Insert into my life Tony Robbins' book, Awaken The Giant Within, my psychotherapy process, and my desire to achieve a biggest loser competition. I daresay I cannot get off this road of change now.
Tony's words come blasting out loud and clear in my new desire to change -- "The power of decision will change your life." They are followed quickly by the words of Vince Horan -- "your decision to be needless and wantless worked for you in that old family system but it doesn't work for you now."
Bam! Right in the face. Why am I making decisions to accomplish things and not following through? Why am I unwilling to put my own needs and wants out into the world?
Because I decided to a long time ago, and I'm still making that decision.
Once the question is asked, the answer is there, and the opportunity for change provided. Like a veil lifted. In the time between two seconds, I find the time to change my decision. In the time between two seconds I can decide to make a different commitment.
So now I'm applying the teflon coating internally -- To be accountable to myself. To not tell myself I'll do something I don't know I can absolutely do. To make good on my commitments to myself and produce the creations and outcomes I have committed to myself.
And you know what? The universe is conspiring to support me and it's using people in my life to do it.
I had an idea last year to create a stand for my iPad to make it into a document camera. I put the idea into action and made a commitment to myself to do it. I in fact got with a friend and built the stand. It was a great dimensional prototype. But honestly looked bad. My decision was to find someone to help me design it to look better but had no idea who. So I set a time frame to reach out through my social network to see who I could find to help me.
A day later, Erin, my wife, returned from a trip and I proudly showed her my ugly duckling of a stand. Before I could say more than five words she declares, "it's kinda ugly." To which I had a moment of fear realized. But I let it pass without defense or comment. She was simply stating her observations and I agreed.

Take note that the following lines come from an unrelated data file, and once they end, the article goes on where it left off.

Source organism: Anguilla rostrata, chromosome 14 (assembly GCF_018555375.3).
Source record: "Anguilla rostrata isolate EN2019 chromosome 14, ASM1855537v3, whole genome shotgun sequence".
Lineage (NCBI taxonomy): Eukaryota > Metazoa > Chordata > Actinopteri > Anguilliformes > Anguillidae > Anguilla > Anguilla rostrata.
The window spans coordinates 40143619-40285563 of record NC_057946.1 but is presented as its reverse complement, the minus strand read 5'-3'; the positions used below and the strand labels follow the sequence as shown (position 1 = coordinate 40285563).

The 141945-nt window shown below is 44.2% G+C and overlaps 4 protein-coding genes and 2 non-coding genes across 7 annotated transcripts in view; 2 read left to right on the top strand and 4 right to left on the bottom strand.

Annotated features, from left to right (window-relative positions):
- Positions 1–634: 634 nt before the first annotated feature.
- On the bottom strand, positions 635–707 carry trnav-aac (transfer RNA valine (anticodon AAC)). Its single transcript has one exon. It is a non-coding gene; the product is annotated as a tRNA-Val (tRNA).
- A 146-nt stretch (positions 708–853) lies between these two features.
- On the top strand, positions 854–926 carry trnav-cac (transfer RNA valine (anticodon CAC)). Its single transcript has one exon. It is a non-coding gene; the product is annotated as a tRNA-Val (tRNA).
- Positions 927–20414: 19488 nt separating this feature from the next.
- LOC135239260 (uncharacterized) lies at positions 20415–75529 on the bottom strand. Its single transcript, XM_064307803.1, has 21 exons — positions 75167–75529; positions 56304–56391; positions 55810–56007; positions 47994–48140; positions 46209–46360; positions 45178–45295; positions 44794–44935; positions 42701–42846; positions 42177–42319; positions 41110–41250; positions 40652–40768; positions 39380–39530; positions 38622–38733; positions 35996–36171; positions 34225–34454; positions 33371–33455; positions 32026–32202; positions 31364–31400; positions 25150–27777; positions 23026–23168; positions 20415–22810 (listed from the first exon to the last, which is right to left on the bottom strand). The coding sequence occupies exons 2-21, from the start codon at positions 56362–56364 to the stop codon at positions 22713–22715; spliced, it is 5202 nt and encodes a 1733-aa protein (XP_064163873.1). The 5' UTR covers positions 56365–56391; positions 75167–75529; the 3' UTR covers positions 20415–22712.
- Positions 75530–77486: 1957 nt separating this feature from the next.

But what came next surprised me. She simply said, "give me a piece of drawing paper and a pencil." In fifteen minutes, she ripped out a design that was beautiful as well as meeting the functional dimensions I had already proven out.
I was blown away. I had in my hands the answer to my problem, a solution I would never have seen had that ugly prototype not existed. I had simply followed through on my commitment to myself to build the prototype. I had set aside my fear of criticism and failure and made it anyway, and the fascinating part was the realization that it was the imperfection of the prototype that compelled Erin to action. She felt a desire to solve the obvious problem in front of her.
Without the failure of the prototype to be visually appealing, the design would have not been created.
My mind still boggles at that chain of events.
By following through on my commitment, I had achieved more than I had expected.
What I know from my life is that an internal commitment is a double-edged sword. Made too easily and sloppily, I can set myself up for failure, leading to poor self esteem. However, living without needs and wants means that I remain co-dependent and miserable.
Today I will apply my strategy to my internal commitments and use the teflon coating. I will share my commitments with others so the commitments have a life beyond my mental box.
I am committed to blogging here. I like it.
Thank you all.